Background: Currently there is no standard definition for a patient navigator. Defining a breast health nurse navigator (BHNN) and adopting a theoretical framework1 and model development to guide professional practice has been a collaborative project for our Mount Carmel Women’s Health Centers (East and West in Columbus, St. Ann’s in Westerville, Ohio). Increasing staff and community awareness for the BHNN has become vital as the shift in the paradigm of care moves toward survivorship care planning. We have been able to provide breast healthcare across an ongoing lifetime continuum for our patients, beginning with an abnormal mammogram, breast biopsy, pre- and postoperative education followed by support, and community programs throughout our patient’s ongoing survivorship. The role of BHNN is professional and specialized, functioning as part of a multidisciplinary team. The BHNN uses a holistic, collaborative, and communicative approach to identify the patient’s comfort needs. The BHNN develops and implements individualized comfort interventions, coordinating breast care by enhancing patient comfort. Enhanced comfort strengthens the patient’s health-seeking behaviors. Increased health-seeking behaviors result in improved patient and nurse satisfaction. As a result of this increased patient satisfaction, patients return to this “comfortable” safe place, entrusting the BHNN and the healthcare system for their follow-up, preventive, and ongoing survivorship care. The BHNN is an ideal example of the move to redefine nursing as a profession rather than a job. As we continue to work toward shared governance and magnet readiness, defining nursing roles and adopting individual professional practice models for each nursing specialty area is essential. The BHNN role at Mount Carmel has existed for more than 20 years, yet the role has continued to grow and change to meet our patients’ needs. The BHNN functions as a member of an interdisciplinary team involved in providing evidence-based care for our breast cancer patients. The Women’s Health Centers have shifted care delivery from site-specific to across-the-system, helping to assure continuity of care across all 3 hospital sites. As staff is shifted based on patient volumes, our care delivery is facilitated with scheduling patients in the most efficient and timely manner, keeping patients in the Mount Carmel system and ensuring customer satisfaction.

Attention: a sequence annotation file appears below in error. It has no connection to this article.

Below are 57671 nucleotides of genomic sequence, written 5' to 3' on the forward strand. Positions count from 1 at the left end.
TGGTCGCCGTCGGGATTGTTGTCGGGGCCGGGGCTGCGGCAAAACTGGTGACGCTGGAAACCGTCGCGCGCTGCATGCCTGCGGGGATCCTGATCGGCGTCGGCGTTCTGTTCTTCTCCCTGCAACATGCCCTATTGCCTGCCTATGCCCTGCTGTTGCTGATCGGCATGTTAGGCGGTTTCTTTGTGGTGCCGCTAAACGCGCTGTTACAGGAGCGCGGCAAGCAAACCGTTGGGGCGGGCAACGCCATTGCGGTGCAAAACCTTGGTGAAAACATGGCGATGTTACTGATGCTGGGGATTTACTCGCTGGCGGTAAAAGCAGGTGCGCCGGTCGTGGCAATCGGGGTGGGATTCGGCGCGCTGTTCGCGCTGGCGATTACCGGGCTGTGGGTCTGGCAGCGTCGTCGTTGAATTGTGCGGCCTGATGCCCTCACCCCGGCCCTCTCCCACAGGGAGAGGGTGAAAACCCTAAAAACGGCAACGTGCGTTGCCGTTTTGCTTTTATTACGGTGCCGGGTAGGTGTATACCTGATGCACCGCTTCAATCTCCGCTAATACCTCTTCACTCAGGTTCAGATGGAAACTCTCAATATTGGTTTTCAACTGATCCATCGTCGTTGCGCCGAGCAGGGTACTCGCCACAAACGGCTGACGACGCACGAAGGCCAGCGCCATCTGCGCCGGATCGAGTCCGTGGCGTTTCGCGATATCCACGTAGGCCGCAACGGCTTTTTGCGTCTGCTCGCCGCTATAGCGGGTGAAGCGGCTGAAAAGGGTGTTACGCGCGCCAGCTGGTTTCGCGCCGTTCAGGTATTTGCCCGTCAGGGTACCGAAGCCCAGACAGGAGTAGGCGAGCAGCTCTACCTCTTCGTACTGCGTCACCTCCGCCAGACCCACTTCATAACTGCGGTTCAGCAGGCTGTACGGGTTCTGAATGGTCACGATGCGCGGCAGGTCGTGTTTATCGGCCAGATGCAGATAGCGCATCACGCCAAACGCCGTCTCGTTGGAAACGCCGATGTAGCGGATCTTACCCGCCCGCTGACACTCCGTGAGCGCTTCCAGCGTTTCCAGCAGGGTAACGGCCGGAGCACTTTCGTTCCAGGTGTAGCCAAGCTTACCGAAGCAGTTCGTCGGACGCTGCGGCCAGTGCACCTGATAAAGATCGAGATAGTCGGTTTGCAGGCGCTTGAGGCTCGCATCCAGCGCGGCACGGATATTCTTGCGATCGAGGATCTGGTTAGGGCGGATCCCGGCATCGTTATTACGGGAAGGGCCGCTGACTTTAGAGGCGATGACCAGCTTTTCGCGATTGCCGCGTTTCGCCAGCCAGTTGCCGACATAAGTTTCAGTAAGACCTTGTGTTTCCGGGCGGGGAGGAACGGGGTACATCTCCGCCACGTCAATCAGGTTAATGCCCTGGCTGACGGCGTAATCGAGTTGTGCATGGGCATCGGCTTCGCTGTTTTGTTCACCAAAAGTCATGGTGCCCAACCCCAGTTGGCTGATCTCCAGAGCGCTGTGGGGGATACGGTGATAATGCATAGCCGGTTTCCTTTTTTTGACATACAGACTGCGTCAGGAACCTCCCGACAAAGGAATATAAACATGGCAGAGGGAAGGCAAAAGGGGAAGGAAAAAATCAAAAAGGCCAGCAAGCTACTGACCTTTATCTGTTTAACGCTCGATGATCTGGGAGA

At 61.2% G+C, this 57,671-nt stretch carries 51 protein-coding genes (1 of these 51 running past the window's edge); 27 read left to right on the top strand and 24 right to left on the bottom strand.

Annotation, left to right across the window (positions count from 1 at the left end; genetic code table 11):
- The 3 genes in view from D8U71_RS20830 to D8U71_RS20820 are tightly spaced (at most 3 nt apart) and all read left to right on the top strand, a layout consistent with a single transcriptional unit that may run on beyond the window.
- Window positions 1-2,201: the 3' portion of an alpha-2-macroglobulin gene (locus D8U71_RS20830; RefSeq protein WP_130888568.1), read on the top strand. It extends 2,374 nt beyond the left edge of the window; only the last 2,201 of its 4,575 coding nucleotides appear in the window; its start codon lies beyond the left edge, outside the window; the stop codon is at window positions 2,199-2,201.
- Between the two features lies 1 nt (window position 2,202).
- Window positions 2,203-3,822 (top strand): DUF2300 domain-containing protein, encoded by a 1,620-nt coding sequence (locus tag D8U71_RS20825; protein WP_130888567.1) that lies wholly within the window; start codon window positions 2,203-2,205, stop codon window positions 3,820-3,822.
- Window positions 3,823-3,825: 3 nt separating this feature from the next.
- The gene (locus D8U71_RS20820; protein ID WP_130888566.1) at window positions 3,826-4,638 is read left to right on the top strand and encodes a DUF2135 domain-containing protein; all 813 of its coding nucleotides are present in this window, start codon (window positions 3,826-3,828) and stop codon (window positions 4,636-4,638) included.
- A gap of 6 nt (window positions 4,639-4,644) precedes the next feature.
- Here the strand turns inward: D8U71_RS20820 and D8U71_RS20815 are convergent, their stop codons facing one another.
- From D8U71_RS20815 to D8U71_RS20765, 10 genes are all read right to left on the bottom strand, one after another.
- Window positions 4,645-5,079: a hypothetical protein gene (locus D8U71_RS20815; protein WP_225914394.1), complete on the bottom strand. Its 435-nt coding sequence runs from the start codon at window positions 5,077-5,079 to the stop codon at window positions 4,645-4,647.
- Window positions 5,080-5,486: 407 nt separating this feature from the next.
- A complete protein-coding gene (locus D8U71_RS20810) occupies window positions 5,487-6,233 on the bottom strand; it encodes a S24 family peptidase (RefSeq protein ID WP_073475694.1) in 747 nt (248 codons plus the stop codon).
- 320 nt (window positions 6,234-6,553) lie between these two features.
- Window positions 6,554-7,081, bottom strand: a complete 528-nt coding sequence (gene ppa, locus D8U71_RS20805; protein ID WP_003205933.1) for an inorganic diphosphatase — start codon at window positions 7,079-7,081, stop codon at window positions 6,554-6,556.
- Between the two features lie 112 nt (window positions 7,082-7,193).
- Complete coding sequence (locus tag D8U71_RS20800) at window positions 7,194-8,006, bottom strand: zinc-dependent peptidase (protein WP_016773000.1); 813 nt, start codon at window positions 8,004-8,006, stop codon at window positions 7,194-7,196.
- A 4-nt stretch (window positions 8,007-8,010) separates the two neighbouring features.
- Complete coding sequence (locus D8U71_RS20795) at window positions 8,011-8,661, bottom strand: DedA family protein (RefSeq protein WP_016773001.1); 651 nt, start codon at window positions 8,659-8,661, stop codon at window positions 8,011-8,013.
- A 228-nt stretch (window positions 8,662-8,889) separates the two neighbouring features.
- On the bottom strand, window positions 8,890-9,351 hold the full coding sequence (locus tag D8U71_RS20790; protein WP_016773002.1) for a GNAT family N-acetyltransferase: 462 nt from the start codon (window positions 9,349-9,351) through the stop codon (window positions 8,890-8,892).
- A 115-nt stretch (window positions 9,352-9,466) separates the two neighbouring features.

Objectives: (1) Define the BHNN role. (2) Differentiate the 4 types of patient comfort and possible outcomes with comfort care delivery. (3) Discuss “Gift of Grace” Comfort Bear Program.
Methods: (1) Collaboration and shared decision-making between clinical leader, Pam Mascari, RN, NP, and BHNNs tocoordinate, clarify, and define the role of BHNN. Developed professional practice model for care, grounded in Kolcaba’s Comfort Theory. Goals attained for targeting best practice and same standard-of-care delivery across all sites. (2) Shift in care delivery from site-specific to system definition of BHNN, which helps to assure continuity of care across all 3 hospital sites. As staff is shifted based on patient volumes, our care delivery is facilitated with scheduling patients in the most efficient and timely manner, keeping patients in the Mount Carmel system and ensuring customer satisfaction. (3) BHNN collaborated with the Mount Carmel Hospital Foundation and Susan G. Komen for the Cure—Columbus developing grant-sponsored programs to meet the needs of our breast cancer survivors. (4) Initiated “The Gift of Grace” Comfort Bear Program, with funding awarded through application to the Mount Carmel Foundation.
Results: (1) Developed BHNN model to guide professional practice. (2) BHNN participated in community-wide survivorship planning committee, Komen Medical/Survivorship Advisory Councils. (3) The aquatic program, lymphedema arm classes/clinics, breast cancer exercise classes and gentle yoga have all received grantee awards for the 2011/2012 grant cycles. (4) “The Gift of Grace” Comfort Bear Program funding has shifted to be self-sustaining through patient, family, and community support.
Conclusions: The BHNN model uses Kolcaba’s Comfort Theory to guide nursing interventions that identify patients’ physical, psychosocial, sociocultural, and environmental comfort needs. Meeting our patients’ comfort needs has resulted in improved overall patient and healthcare provider satisfaction, thereby improving overall intuitional integrity. Our customer satisfaction scores have been mea sured in the upper 90th percentile consistently over the past 5 years. We have used our “The Gift of Grace” Comfort Bear Program to foster an environment of security and comfort.
- Kolcaba K. Comfort Theory and Practice: A Vision for Holistic Health Care and Research. New York, NY: Springer Publishing; 2002.